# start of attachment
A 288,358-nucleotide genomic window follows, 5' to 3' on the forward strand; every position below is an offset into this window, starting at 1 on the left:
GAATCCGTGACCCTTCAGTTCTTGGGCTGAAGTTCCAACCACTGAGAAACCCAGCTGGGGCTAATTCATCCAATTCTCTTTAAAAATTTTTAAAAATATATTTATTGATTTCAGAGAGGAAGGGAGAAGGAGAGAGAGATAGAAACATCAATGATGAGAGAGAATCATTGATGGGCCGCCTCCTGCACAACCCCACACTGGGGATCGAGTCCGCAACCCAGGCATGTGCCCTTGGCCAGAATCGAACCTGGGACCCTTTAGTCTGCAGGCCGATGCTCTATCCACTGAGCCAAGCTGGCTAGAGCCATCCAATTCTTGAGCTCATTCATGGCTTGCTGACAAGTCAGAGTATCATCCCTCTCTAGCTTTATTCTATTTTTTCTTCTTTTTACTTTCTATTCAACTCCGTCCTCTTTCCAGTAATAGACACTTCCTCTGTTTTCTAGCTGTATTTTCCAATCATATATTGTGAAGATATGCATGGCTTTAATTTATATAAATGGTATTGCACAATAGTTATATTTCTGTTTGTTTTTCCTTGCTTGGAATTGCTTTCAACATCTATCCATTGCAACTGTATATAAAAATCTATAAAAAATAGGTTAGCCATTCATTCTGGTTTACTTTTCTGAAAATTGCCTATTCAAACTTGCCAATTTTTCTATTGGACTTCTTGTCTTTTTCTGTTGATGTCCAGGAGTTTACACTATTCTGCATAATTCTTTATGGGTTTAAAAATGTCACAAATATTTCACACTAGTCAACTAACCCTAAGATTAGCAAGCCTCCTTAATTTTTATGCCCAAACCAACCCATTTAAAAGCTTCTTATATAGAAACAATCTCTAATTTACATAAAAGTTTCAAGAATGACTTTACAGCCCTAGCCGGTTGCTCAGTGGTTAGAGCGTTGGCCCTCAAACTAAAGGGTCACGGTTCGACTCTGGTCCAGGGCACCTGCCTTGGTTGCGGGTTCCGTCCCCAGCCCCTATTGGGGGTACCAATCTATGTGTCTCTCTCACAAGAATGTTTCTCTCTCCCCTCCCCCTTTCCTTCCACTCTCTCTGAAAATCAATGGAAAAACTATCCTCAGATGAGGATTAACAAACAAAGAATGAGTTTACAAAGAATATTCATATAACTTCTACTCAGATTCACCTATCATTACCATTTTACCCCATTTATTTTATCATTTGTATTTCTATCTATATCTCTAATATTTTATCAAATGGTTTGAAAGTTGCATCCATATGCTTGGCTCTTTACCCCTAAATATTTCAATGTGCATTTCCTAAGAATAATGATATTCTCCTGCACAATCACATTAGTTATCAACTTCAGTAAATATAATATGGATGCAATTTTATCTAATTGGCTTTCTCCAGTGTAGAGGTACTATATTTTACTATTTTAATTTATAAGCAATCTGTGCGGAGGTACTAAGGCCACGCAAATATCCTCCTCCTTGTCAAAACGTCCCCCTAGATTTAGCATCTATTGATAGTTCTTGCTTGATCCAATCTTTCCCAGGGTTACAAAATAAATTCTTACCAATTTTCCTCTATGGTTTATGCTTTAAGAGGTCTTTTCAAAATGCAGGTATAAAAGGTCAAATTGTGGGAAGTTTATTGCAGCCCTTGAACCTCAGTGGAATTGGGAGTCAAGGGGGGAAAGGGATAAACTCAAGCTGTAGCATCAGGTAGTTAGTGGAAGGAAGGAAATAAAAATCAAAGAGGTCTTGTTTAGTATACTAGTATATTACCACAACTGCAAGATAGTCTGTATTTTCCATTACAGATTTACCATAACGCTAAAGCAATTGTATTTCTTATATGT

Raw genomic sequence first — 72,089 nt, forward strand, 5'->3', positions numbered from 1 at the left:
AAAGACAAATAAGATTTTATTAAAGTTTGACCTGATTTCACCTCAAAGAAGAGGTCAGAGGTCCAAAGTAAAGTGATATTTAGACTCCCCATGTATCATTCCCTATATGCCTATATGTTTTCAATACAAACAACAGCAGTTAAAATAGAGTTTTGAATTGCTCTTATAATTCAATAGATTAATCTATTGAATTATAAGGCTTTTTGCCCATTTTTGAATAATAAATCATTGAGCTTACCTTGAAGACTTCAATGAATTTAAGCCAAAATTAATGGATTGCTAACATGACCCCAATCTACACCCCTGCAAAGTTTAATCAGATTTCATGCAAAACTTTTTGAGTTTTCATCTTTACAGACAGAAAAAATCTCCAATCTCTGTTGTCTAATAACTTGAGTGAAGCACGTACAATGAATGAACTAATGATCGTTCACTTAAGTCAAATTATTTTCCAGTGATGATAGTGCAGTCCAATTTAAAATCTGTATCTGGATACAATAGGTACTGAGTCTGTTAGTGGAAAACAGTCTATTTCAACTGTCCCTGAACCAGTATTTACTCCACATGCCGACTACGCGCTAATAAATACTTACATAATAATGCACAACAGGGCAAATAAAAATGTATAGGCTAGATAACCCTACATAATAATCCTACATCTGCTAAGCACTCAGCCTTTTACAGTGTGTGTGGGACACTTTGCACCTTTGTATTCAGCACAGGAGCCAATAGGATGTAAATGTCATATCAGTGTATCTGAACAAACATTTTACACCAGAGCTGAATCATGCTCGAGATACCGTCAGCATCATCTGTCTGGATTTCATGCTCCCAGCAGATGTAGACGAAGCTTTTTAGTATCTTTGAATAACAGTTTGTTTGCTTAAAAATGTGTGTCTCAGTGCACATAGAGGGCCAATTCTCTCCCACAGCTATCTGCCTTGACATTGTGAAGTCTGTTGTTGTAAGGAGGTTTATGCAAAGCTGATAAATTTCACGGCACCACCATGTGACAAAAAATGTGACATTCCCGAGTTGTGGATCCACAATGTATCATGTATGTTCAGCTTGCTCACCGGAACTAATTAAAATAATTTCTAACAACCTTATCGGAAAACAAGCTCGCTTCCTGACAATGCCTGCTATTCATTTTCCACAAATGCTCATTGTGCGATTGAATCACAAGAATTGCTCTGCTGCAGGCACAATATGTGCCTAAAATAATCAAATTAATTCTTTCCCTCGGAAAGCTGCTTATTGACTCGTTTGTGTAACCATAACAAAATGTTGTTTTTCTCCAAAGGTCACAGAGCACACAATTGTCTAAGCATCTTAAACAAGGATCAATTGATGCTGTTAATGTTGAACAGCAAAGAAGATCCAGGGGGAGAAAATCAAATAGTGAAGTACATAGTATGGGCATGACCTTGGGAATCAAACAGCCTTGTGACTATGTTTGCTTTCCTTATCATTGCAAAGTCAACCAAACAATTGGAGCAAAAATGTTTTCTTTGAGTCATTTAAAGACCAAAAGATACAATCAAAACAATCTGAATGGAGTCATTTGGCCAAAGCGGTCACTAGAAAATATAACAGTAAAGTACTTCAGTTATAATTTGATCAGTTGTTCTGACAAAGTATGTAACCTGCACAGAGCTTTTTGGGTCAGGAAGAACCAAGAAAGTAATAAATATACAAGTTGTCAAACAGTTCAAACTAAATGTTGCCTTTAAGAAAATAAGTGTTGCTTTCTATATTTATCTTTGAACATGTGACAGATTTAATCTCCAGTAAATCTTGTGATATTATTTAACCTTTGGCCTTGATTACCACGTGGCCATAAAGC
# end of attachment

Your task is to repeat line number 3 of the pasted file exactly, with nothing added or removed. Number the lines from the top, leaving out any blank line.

Raw genomic sequence first — 72,089 nt, forward strand, 5'->3', positions numbered from 1 at the left: